Volcano Destroys 320 Buildings On Spanish Island
The vast wall of molten lava creeping down the slopes of Spain’s La Palma island has destroyed 320 buildings and over 154 hectares of land, Europe’s volcano observatory said Wednesday.
The property damage figure was twice that given 24 hours ago by Copernicus, which uses sky radar imagery to monitor the extent of lava coverage and posted the update on Twitter.
The Cumbre Vieja volcano, which erupted on Sunday, straddles a ridge in the south of La Palma, one of seven islands that make up the Canary Islands, Spain’s Atlantic archipelago which lies off the coast of Morocco.
Experts are expecting the scale of damages to rise in the coming hours as the slow-moving but unstoppable mass of white-hot rock, slides towards the island’s western coast.
“In the last few hours it has slowed down a lot, it is now moving at 300 metres (984 feet) an hour, maybe less, because it is reaching a very flat area but it is gaining height,” David Calvo, an expert with the Involcan volcanology institute, told AFPTV.
“There are areas where it is already 15 metres thick.”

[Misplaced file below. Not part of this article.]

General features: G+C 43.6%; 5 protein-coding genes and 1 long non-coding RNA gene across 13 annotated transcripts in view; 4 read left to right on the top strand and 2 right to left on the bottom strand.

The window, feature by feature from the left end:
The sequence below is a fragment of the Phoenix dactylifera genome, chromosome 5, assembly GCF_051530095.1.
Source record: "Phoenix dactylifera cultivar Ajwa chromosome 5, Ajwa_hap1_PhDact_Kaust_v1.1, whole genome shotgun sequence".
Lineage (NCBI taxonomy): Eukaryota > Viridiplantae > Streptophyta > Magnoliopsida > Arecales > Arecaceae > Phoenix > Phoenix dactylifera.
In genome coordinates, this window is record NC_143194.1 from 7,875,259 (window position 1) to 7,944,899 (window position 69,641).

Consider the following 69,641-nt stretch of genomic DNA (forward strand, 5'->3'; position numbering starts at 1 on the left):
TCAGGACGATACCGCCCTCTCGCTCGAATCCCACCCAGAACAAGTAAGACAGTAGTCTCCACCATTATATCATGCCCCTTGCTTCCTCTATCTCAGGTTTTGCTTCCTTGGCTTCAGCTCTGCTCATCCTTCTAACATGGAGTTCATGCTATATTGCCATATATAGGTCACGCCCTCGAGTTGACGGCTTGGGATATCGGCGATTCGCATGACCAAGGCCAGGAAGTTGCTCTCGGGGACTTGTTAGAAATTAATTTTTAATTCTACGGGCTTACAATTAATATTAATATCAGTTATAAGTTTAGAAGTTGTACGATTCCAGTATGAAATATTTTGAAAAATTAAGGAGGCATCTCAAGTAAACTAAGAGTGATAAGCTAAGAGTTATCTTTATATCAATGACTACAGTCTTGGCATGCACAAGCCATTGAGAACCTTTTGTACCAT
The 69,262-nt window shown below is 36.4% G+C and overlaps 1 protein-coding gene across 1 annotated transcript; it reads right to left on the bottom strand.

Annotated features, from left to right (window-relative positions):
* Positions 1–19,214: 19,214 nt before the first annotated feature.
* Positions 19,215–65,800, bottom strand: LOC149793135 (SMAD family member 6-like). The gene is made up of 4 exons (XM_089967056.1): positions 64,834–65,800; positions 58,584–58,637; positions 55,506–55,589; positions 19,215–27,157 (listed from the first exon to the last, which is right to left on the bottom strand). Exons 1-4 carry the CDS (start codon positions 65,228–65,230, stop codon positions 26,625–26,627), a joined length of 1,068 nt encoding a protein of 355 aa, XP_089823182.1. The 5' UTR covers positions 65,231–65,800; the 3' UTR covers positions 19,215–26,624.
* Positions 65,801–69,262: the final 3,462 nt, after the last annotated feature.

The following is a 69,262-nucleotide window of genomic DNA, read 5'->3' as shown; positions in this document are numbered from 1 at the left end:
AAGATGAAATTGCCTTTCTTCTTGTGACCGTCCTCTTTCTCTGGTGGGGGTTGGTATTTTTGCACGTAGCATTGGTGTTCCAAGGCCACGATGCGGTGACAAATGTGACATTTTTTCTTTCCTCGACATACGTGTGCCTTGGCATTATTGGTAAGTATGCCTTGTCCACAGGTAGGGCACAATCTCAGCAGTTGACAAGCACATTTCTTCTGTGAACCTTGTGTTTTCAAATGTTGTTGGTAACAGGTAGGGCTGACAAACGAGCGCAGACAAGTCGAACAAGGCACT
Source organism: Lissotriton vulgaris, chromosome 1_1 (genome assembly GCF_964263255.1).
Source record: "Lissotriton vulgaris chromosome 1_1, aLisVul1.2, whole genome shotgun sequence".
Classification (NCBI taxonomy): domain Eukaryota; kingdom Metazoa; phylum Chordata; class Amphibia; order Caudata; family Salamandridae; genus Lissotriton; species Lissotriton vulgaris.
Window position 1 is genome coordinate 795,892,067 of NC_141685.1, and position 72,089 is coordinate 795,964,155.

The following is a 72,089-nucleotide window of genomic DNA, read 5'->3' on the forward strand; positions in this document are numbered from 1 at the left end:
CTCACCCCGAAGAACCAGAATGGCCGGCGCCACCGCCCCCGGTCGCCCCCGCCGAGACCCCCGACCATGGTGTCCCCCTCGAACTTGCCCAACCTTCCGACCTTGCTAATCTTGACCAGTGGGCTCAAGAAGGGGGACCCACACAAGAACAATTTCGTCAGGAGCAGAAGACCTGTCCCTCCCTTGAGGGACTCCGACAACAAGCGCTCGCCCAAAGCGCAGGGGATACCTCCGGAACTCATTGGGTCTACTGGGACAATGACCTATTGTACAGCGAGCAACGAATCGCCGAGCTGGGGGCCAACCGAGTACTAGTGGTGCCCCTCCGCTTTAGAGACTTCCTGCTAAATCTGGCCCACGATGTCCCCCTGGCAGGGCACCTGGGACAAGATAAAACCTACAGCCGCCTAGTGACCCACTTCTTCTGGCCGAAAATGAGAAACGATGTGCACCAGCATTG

If the lava — which has a temperature of 1,100 degrees Celsius (2,012 degrees Fahrenheit) — continues to move at the same pace, it will reach the sea later on Wednesday or possibly Thursday, he said, warning it would have an explosive effect.
“There will be a huge battle between the water and the lava. With those contrasting temperatures, it causes massive explosions and a fragmentation of the lava which shoots out like missiles.”
The eruption on this island of some 85,000 people, the first in 50 years, has forced some 6,000 people out of their homes, but so far nobody has been injured.
Involcan believes the eruption of La Cumbre Vieja could last “between 24 and 84 days”.
“Dealing with this crisis won’t end when the lava reaches the sea,” Prime Minister Pedro Sanchez said on Tuesday.
“It will end when we’ve managed to rebuild everything the volcano has destroyed and will destroy.”